A major need in developing appropriate models of pediatric epilepsy is a better knowledge base of the disorders in question. Laboratory research can contribute to that knowledge base through studies of human material from autopsy specimens as well as of surgically resected tissue. Such studies will provide a better understanding of the structural, molecular, and functional abnormalities underlying epileptic circuits. Clearly, however, this material is limited and rarely allows the experimenter to manipulate key variables. Thus animal models will continue to play a pivotal role in advancing knowledge about the developmental epilepsies (Table 5). The choice of species for these studies is critical, as species (and even strain) differences have been shown to result in very different susceptibilities to seizures and their consequences (32). The choice of rats and mice to model epilepsy phenomena has been based largely on experimental convenience and on the large background of information about brain function in these species. For studies of the genetic bases of epilepsy, mice will certainly continue to be a valuable resource (33); studies of human genetic mutations associated with pediatric epilepsy syndromes should be pursued in these versatile mouse systems. Rodents will also be helpful in assessing the roles of gender and hormones in developmental epilepsy (34). However, the sequence and rate of ontogenetic steps in rodent brain development differ in significant ways from human brain development; thus rodents may not always model epilepsy pathophysiology adequately. Consideration should also be given, therefore, to other animals such as primates and pigs, in which aspects of human brain development may be more precisely reproduced. For example, piglets are used extensively in neonatology laboratories, and experimental techniques for maintaining stable systemic parameters are well established in this field (35). In contrast, future model development should also take advantage of simple systems—such as zebra fish, flies, and invertebrates—in which large-scale, fast-throughput studies can screen for relevant genes and drug responsiveness, as well as address specific mechanistic issues (36). Workshop participants stressed the importance, particularly in these simpler systems (and in the in vitro preparations) of defining the seizure phenotype carefully. Finally, computer modeling represents a relatively untapped approach to explore certain questions of cellular and network function in pediatric epilepsies (37). In all such considerations of animal choice, the experimental question should determine the optimal approach.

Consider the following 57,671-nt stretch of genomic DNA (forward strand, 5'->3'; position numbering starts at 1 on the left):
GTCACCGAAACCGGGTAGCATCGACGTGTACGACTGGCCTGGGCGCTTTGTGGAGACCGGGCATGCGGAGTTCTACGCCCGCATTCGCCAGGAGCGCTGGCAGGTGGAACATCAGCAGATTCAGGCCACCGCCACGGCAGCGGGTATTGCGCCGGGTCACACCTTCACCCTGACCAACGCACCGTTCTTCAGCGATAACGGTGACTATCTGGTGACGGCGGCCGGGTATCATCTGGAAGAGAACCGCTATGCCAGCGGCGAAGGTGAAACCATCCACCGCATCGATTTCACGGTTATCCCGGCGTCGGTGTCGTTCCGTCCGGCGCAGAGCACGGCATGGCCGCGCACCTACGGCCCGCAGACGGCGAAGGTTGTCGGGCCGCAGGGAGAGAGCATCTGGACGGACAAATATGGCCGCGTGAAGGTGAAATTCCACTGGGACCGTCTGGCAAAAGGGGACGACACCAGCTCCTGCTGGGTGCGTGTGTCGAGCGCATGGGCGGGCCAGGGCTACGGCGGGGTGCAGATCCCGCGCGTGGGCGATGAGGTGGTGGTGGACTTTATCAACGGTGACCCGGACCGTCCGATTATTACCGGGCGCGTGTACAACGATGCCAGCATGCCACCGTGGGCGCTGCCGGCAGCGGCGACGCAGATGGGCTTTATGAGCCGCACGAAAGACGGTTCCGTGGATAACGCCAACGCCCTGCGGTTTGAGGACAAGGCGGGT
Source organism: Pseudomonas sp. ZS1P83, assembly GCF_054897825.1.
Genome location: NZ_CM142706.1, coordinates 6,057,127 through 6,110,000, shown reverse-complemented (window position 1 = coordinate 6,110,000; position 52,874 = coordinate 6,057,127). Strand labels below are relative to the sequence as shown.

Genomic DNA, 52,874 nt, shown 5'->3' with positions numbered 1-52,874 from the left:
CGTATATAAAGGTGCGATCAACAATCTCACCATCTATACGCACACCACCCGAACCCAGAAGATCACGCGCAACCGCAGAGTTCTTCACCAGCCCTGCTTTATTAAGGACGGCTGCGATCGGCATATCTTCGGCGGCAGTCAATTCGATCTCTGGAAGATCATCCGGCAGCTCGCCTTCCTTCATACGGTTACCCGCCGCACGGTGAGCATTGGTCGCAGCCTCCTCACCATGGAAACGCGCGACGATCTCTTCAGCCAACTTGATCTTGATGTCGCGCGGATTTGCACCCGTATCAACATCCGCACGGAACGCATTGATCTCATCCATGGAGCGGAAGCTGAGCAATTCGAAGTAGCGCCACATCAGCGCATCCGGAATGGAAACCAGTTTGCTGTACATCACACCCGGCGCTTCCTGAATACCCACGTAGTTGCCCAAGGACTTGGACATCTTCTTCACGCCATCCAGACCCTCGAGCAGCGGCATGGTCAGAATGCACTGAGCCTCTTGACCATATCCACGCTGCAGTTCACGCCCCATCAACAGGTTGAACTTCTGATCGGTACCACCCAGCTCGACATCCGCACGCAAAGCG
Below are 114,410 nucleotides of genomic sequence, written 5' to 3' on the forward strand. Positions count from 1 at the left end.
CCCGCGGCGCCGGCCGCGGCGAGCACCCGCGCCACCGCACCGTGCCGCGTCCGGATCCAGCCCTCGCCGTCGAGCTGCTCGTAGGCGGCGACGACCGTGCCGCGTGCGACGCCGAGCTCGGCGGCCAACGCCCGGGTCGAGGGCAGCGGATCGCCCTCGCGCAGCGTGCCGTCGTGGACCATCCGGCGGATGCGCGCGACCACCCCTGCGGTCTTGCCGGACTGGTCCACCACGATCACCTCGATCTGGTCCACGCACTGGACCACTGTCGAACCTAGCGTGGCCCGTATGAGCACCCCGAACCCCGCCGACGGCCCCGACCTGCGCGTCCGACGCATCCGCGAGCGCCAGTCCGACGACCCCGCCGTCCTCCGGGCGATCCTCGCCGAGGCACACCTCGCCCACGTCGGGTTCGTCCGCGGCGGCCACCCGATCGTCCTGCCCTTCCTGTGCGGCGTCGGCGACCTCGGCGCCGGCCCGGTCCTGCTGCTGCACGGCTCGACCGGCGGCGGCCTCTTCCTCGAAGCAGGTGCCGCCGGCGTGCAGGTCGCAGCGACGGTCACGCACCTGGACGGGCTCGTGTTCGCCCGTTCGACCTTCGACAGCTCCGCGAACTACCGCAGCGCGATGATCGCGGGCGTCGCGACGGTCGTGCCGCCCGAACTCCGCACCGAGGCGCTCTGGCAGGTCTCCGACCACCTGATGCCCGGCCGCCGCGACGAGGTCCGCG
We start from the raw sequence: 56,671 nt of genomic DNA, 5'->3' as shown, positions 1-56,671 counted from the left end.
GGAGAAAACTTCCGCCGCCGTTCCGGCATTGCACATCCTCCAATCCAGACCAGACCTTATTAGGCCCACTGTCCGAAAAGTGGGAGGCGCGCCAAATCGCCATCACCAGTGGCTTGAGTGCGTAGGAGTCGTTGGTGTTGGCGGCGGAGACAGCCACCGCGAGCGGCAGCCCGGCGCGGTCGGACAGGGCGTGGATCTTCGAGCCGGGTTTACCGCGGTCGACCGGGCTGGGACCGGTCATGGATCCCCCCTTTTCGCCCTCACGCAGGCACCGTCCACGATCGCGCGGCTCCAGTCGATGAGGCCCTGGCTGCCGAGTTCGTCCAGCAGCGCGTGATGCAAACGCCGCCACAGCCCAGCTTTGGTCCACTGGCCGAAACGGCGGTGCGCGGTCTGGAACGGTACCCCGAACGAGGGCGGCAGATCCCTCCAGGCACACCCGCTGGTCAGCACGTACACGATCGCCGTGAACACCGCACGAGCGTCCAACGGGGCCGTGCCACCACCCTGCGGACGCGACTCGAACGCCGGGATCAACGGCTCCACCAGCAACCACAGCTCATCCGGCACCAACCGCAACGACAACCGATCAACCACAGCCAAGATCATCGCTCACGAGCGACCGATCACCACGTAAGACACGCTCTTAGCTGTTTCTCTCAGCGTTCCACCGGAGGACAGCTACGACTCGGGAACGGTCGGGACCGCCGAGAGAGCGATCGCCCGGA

Table 5. Recommendations for resource development
| 1. Take advantage of human material (autopsy, surgical resection)|
| 2. Continue to use rodent models, particularly for studies of genetic contributions to complex epilepsy syndromes|
| 3. Consider the use of higher vertebrates in which brain development more closely parallels that in humans (e.g., pigs, monkeys)|
| 4. Exploit simple systems (e.g., zebra fish) for drug screening, genetic testing|
| 1. Develop animal neonatal intensive care units (“NICUs”)|
| 2. Create behavioral monitoring and testing laboratories for infant rodents|
| 3. Miniaturize EEG recording and telemetry equipment|
| 4. Adapt advanced, noninvasive imaging techniques for neonatal rodents|
| 5. Apply high-throughput genomic and proteomic techniques|
| 1. Take advantage of insights, techniques, and models developed in other (related) areas of pediatric research|
| 2. Develop specialized service centers (e.g., neonatal intensive care units for rat pups)|
| 3. Develop specialized centers for monitoring (video-EEG, imaging)|
| 4. Develop collaborative networks (clinicians and basic scientists), via web-based interactions and program project-like cooperation|
| 5. Share resources (websites to share information, centers for tissue distribution, distribution of unique animal models)|